The past couple of years, our grape vine has been an excellent producer. It’s been loaded with grapes, which we usually juice, except when our jelly supply gets a little low.
Fresh juice and jelly are just two of the perks of having a grapevine. Another is stuffed grape leaves.
Just recently, I made stuffed grape leaves, which over the years have drawn raves from my friends, family and former co-workers. When combined with tzatziki, a sauce that contains cucumber, Greek yogurt and garlic (among other things) and is found in the cuisines of southeast Europe and the Middle East, the grape leaves are hard to stop eating as long a pot of them is still sitting on the table.
I’ve been making grape leaves for several years. I was first introduced to stuffed grapes by a friend, Ron Taylor, whose mother, Aggie, was Lebanese. (Her maiden name was Salem.) Aggie always made grape leaves at Christmastine, when I would swap Ronnie some turkey and stuffing for some. Years later, Denise Enger, another friend who was half-Lebanese, taught me how to make my own. (Denise’s maiden name Fayette, which had been adopted when her Dad’s family, the Faids, came to this country.)
Another old friend and an aficionado of grape leaves, Ray Pierce, who also had one parent who was Lebanese (his Mom was a Noah), used to say there were two kinds of people in this world: those who were Lebanese and those who wished they were.
Anyone who has tried grape leaves knows what he means.
Stuffed Grape Leaves
40 to 50 tender grape leaves about the size of your palm
3 or 4 flat beef bones
1 16-ounce can crushed tomatoes
1 8-ounce can tomato sauce
1 cup long grain rice, rinsed in water
1 pound ground chuck
1 teaspoon cinnamon
1 small onion, diced
1 clove garlic, minced
Salt and pepper to taste
Soak fresh grape leaves in hot water for 15 minutes to soften. Remove from water, squeeze out excess moisture and remove stems.
While leaves are soaking, mix all the ingredients for the filling. Place 1 tablespoon or so of filling across each leaf. Fold bottom of leaf up, fold both sides in, and roll away from you.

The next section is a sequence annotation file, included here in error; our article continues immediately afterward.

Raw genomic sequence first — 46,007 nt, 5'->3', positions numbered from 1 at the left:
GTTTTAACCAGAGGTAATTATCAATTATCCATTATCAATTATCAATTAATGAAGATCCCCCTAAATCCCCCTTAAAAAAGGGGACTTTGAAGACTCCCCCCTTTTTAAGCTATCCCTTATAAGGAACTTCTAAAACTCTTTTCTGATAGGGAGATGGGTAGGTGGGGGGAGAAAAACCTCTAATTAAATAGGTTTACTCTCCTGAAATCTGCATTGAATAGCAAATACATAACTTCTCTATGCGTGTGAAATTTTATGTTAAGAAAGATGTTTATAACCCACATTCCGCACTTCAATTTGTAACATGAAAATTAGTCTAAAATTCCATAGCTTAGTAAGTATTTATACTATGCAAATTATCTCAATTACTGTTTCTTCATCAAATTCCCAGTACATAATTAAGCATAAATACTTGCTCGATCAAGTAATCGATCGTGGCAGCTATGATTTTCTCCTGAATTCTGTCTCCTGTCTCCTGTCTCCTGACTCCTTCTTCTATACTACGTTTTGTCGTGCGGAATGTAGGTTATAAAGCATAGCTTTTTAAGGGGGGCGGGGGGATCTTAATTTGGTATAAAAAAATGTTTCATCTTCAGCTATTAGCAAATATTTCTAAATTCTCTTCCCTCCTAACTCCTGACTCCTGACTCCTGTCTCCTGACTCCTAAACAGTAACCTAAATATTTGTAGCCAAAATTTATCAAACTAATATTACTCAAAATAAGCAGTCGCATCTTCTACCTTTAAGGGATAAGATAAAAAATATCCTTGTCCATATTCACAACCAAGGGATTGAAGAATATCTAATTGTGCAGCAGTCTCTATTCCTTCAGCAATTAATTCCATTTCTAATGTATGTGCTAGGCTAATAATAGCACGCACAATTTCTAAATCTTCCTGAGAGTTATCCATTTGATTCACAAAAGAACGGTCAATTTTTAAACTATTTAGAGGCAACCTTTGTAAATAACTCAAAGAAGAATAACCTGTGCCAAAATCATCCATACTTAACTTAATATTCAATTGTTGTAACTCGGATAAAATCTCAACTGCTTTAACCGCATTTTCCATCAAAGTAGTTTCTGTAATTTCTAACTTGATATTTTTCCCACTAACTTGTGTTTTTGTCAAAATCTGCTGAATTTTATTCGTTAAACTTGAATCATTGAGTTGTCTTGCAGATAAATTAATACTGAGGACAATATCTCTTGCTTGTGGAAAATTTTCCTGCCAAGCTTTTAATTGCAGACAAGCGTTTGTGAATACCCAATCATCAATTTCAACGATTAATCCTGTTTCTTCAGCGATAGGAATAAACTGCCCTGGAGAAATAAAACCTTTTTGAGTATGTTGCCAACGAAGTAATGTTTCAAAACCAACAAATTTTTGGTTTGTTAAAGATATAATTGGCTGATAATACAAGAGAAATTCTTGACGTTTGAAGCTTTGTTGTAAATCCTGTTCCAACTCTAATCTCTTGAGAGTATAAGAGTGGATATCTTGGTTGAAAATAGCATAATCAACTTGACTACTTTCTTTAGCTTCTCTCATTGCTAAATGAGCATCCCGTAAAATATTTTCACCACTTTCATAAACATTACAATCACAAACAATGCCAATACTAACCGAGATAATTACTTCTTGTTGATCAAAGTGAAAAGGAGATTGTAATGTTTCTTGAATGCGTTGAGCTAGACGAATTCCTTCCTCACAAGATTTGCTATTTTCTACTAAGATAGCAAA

Place bones on the bottom of a deep saucepan or Dutch oven. Arrange stuffed leaves vertically on the top of the bones.
Press leaves down by placing an inverted plate on top of the leaves. (This also will hold them in place while they cook.)
Mix the tomatoes and sauce and pour around the outside edge of the saucepan, using a knife to push stuffed grape leaves aside.
Cover and simmer on a low flame for 40 minutes or until leaves are tender.
Yield: About 40 to 50 grape leaves.
Note: This recipe for stuffed grape leaves is different from the way my Crookston friends make them. Instead of using tomatoes and tomato sauce, they place the leaves in a seasoned broth or water and then steam them.
¾ English cucumber, partially peeled (striped) and sliced
1 teaspoon kosher salt, divided
4 to 5 garlic cloves, peeled, finely grated or minced (you can use less if you prefer)
1 teaspoon white vinegar
1 tablespoon extra virgin olive oil
2 cups Greek yogurt
¼ teaspoon ground white pepper
In a food processor, grate the cucumbers. Toss with ½ teaspoon kosher salt. Transfer to a fine mesh strainer over a deep bowl to drain. Spoon the grated cucumber into a cheese cloth or a double thickness napkin and squeeze dry. Set aside briefly.
In one large mixing bowl, place the garlic with remaining ½ teaspoon salt, white vinegar and extra virgin olive oil. Mix to combine.
Add the grated cucumber to the large bowl with the garlic mixture. Stir in the yogurt and white pepper. Combine thoroughly. Cover tightly and refrigerate for a couple of hours.
When ready to serve, stir the tzatziki sauce to refresh and transfer to serving bowl, drizzle with more extra virgin olive oil, if you like.
Note: Tzatziki will keep for a few days or more in the refrigerator, but you will need to drain any water and stir each time you use it.